President Bush has said that it is time to address income tax reform. The Fair Tax Act deserves a serious look.
House Speaker Dennis Hastert wants it brought to the floor for a vote. Majority leaded Tom DeLay supported it. Over fifty-five Representatives are cosponsoring it presently and more are jumping on board.
The Fair Tax Act (HR25/S1493) proposal covers three basic areas:
** Payroll taxes:
Each payday, I lose 17.5% of my paycheck to taxes (10 % to income tax, 6.1 percent to Social Security, and 1.4% to Medicare). This fair tax proposal would let me keep that entire 17.5%.
My employer would no longer have to pay corporate income taxes or the employer portion of my Social Security and Medicare taxes (another 7.5% of my salary).
Most citizens don’t realize that with our present system, corporations effectively don’t pay income taxes-only consumers do. Corporations and their suppliers simply pass on their taxation costs up the line until the final tax payment is made by the consumer himself through the increase in price of goods bought. This has been true since the income tax was initiated around 90 years ago and will always be true as part and parcel of the very system of income taxation itself.
Economics experts predict that companies would be able to reduce the cost of their product by 25% to 30% by removing these “imbedded taxes” which are presently passed on to the consumer. Market competition would then force companies to lower their prices to remain competitive, and this will happen. Just look at how WalMart has captured market share by offering the lowest prices on most of their products. The market reality is that if prices aren’t immediately lowered, people will simply buy used goods and the retailers not reducing prices ASAP will likely go out of business. Another example of competition at work in the market place is the success of GM in the Summer of ’05, in allowing employee discounts to the entire general public. It only took a month or so for all the other major U.S. car dealers to make the same offer. It worked, pure and simple. More cars were sold, inventories were turned over and the consumer got a better deal.
Under the Fairtax, based on the poverty guidelines, a family of four will receive a check in the mail or by electronic posting directly into their bank account each and every month for $361. This figure will be adjusted every year for cost of living increases.
This prebate will be sent to every household that chooses to register. This ensures that no one would end up paying the sales taxes on the basic necessities of life.
The combination of this prebate and the fact the each citizen would take home his/her entire Gross Paycheck would more than create additional annual cash for anyone to save and invest, use for medical expenses, or accumulate tax-free for down payment for a house. The poor would finally have a chance to become truly part of the “ownership society” and the middle class would become relieved of that increasingly onerous AMT (alternative minimum tax) which originally was intended to only be directed toward the very wealthy.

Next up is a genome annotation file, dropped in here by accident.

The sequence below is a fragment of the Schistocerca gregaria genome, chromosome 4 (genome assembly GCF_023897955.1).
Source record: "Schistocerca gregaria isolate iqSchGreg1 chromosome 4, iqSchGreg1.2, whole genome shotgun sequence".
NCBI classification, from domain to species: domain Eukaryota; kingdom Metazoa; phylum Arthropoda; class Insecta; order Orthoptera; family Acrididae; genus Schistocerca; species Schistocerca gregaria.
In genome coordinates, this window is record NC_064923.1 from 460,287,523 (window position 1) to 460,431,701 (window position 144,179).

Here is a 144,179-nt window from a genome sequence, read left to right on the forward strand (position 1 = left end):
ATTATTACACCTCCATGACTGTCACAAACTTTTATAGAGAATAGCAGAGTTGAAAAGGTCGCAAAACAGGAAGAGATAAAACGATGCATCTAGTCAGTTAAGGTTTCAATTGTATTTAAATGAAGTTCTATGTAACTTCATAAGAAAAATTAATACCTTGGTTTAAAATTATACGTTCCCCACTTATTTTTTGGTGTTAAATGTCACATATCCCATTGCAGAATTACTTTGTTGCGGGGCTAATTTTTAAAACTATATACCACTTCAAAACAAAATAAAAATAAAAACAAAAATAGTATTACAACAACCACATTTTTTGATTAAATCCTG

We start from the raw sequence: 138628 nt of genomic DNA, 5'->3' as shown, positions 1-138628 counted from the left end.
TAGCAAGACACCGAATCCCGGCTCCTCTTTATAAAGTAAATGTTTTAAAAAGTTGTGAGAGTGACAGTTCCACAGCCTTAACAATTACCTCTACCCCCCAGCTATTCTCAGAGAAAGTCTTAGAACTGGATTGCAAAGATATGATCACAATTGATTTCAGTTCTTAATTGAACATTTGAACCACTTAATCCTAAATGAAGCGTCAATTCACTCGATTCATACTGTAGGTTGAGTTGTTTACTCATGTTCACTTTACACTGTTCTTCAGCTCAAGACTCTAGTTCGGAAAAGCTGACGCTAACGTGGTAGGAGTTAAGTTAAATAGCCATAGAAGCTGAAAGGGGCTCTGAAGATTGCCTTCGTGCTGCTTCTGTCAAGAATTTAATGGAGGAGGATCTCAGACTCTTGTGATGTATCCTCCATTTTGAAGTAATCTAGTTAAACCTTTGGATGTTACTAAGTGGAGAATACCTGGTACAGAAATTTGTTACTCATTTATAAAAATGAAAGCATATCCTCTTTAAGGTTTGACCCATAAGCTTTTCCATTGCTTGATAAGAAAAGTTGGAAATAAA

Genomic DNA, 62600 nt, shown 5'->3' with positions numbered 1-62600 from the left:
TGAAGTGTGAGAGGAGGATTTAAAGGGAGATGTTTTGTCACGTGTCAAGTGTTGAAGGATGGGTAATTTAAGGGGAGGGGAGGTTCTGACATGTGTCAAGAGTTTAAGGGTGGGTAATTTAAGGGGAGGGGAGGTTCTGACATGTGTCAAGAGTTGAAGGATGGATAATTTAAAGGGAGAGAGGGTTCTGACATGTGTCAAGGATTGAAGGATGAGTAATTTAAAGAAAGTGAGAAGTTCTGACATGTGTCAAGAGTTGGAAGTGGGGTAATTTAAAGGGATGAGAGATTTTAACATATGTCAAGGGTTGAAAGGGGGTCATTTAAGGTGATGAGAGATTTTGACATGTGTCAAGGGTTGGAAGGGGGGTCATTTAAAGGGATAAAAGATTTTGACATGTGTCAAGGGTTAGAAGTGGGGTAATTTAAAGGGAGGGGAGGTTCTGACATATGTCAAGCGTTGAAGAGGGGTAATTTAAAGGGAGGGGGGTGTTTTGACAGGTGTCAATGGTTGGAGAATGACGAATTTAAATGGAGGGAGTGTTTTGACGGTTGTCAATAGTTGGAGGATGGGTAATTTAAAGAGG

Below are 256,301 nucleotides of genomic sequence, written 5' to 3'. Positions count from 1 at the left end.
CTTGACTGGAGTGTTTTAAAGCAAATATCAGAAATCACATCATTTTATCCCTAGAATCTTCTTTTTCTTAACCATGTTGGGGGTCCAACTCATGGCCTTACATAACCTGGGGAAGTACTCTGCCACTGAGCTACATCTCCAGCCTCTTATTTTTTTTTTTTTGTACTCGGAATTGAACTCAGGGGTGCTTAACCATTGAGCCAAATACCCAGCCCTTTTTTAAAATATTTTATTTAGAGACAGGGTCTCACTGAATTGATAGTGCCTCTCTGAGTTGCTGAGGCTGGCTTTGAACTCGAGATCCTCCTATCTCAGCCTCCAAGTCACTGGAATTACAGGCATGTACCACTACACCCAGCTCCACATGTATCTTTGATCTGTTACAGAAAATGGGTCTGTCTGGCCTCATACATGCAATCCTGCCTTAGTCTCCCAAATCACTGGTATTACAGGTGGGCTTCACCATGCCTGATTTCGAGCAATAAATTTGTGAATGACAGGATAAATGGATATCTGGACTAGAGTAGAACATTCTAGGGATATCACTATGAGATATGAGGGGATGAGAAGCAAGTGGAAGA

A national retail sales tax of 23% (or less) would be added to purchases of new goods and services. Used goods would be exempt. Prices of retail items would be expected to drop by at least 20% or more due to the removal of the embedded payroll taxes mentioned previously. Adding the 23% back onto the lower priced item would often result in a “wash”-no real difference in the total paid. In addition, state sales taxes would be figured on the lower cost of the item before the national tax is figured in – Good news for Tennessee citizens who might actually be paying less than they are now.
This proposal would eliminate the need for tax shelters, tax credits, tax offsets, etc. Citizens would no longer be forced to bare their soul to the IRS and be considered guilty until proven innocent when undergoing an IRS audit. (This is the only court in which this is true in America today).
The underground economy (drug dealers, prostitutes, gamblers, illegal aliens, etc.) will end up paying federal taxes when they buy a new car, fancy clothes or glitzy jewelry. Tourists would also be paying into the system every time they make a purchase of a new good in this country.
The IRS would not be abolished but it would be drastically reduced, since its only purpose would be to audit business returns and not oversea personal filings of every single taxpayer in the U.S. Those returns could be simple-“what’s the value of your sales?” – send in 23% of it. Simplification for retailers would be immense.
Compliance costs lost to lawyers, accountants and other people servicing businesses just to figure out and consult with them about the present code would be completely erased. It is important to understand that these are costs that presently do not go into the U.S. Treasury, but are simply subsidizing the present system at taxpayer expense. These costs are a huge anchor on our entire economy.
This proposal would also promote savings, since we would no longer be taxed on the interest we earn or on the gains we make in the stock market. The poor and lower middle class will have more money to invest in these vehicles of saving and increasing income as well, so it will open up their ability to raise their families into increasing wealth and affluence.
The subsequent expected increase in consumer spending would translate into increased manufacturing and subsequent job growth. It has been estimated by statisticians reviewing this Bill that in the first year alone GDP will increase by over 10%.